Wednesday, February 25, 2009

Reclaiming the Enlightenment for Feminism & Challenging Masculine Aristocracy

Karen Offen incorporates many of the authors we have previously examined to form an argument for the feminist movement during the French Revolution and the enlightenment. Offen argues that it was during this time that the French realized that the sexes were not determined exclusively by nature but a socially structured behavior. In that aspect I placed this reading on my list for Gender. She also looked into the view of the French on marriage and how they were still so relient on men for all that they had or could claim. This reliance became a topic of discussion for women when men declared for themselves rights, excluding women from those rights. With the beginning of a separation of church and state the topic of marriage was again examied. Men worked to retain their control over the state and thereby, marriage, while women sought a break from the churches ideals of male dominated marriages. Offen also discusses the work that women did outside the home and how this was also slightly changing. Women were being asked to spend more time on their education but this was emphasized only for civil reasons not for individual betterment.

Overall I believe this reading fits under many categories, such as Gender, Employment and Work, Marriage and Family, Law, Education, and Citizenship, and because is was largely based in France and not spread until later times, Categories of Differene in region.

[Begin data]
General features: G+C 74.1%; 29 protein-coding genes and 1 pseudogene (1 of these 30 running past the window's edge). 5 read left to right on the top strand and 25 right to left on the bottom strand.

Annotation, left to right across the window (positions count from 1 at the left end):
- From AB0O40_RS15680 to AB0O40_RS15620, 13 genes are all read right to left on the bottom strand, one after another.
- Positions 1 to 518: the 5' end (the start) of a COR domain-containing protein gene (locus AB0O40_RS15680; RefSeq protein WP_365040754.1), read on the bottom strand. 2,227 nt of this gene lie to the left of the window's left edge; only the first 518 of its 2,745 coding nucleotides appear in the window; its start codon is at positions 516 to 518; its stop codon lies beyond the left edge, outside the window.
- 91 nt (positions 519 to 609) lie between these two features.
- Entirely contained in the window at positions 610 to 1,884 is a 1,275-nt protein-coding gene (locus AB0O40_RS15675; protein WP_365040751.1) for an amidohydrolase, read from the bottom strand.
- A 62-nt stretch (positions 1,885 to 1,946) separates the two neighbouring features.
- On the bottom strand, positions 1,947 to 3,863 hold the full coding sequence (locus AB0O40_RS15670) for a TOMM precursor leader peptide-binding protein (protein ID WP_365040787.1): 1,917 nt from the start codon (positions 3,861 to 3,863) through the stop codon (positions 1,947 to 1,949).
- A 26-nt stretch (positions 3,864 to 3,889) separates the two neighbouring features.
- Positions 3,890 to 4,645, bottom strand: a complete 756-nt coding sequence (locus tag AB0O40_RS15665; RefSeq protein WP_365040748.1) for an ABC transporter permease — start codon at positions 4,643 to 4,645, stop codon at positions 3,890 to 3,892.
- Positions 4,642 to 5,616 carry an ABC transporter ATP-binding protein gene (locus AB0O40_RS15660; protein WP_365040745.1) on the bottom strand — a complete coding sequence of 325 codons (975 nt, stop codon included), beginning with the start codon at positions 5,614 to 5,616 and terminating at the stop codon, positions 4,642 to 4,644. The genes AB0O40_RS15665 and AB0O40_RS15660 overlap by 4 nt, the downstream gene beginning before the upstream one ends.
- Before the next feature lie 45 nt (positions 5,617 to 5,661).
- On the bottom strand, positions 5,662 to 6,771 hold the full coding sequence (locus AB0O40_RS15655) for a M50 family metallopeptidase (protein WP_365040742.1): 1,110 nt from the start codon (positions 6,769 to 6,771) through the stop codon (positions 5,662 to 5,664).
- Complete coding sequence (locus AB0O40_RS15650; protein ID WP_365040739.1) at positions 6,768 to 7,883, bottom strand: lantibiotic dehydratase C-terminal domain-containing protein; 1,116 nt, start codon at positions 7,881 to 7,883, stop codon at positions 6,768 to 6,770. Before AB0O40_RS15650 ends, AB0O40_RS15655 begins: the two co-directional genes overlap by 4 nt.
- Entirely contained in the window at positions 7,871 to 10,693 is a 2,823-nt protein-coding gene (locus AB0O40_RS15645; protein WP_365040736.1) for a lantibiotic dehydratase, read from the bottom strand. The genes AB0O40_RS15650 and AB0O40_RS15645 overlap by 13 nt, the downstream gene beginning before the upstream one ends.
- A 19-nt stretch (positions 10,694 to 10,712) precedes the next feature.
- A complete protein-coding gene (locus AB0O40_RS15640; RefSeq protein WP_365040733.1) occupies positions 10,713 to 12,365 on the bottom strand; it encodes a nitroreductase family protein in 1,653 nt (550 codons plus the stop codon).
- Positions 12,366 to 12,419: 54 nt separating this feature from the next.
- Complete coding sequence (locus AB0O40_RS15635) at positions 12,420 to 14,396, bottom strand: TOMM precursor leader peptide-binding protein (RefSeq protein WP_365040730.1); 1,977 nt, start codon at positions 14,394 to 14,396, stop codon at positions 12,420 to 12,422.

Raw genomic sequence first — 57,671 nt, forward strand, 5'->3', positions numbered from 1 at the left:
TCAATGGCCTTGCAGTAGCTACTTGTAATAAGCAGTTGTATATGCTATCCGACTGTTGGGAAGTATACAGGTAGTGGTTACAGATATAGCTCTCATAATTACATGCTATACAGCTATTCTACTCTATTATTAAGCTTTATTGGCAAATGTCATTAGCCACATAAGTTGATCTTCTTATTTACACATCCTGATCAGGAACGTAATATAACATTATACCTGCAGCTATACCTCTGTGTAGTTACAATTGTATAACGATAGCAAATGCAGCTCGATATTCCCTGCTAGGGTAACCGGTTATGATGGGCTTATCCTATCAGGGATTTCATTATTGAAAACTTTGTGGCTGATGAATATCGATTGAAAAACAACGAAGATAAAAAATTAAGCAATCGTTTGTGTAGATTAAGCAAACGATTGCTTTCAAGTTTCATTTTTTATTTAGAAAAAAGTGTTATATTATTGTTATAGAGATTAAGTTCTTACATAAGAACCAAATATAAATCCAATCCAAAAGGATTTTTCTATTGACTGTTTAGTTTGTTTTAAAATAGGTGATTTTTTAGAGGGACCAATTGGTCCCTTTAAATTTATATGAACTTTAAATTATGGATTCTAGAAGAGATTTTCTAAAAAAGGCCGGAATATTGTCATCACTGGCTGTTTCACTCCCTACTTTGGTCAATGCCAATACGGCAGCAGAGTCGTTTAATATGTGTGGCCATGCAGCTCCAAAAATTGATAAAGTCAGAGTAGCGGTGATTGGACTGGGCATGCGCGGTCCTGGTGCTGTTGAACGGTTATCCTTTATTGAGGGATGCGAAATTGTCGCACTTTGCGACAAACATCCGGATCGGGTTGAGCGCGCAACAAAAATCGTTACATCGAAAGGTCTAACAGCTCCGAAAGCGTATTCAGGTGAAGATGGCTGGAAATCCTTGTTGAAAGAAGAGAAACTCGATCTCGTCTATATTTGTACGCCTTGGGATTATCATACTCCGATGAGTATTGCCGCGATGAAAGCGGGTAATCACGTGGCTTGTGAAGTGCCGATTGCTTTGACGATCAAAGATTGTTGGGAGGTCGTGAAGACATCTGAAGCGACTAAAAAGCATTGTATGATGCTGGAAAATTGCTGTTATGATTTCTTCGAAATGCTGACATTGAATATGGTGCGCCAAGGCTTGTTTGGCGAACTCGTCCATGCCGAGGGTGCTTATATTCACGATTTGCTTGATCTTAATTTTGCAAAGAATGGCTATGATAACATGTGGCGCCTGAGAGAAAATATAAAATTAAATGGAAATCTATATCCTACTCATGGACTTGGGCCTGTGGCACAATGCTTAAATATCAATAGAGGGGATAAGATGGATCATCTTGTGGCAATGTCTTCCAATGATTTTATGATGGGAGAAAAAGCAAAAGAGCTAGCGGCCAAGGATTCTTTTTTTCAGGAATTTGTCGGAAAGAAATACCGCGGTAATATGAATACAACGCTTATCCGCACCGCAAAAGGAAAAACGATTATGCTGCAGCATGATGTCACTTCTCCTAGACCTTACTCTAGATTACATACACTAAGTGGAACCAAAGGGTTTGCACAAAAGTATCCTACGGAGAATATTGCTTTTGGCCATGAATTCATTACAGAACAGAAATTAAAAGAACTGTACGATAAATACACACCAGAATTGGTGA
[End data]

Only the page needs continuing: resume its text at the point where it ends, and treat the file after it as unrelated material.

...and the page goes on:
1. I definitely believe women received benefits from the Enlightenment. When I read this reading, I couldn't help but think of the painting we saw in class and how it directly interacts with what the reading tries to express. Though the Enlightenment started out as a time for men to thrive, their intellectual advancements rubbed off on the women around them. This could not be squandered or helped. Women rose to prominence because of the advancements around them. And though women in the Enlightenment are practically never discussed, they laid the foundation for many prominent female thinkers to later build on.

  2. I disagree about the strength of the connection between marriage and government. However much I might disagree with Hatlen on the role of marriage patterns in Europe on society, I do agree with her that the family is the basis of all social change, that it is the most fundamental aspect of society. Thus, while men may have "worked to retain control over the state," I do not think this amounts to control over marriage.

    In fact, the opposite may be true. We have seen sever times in this class how, when especially threatened, the role of manhood projects itself through heightened rhetoric. Think Tosh on the dying British Empire. If French revolutionaries were fighting so hard for validation in government, it may be that they were not finding fulfillment in marriage, i.e., they felt less relevant at home than in government.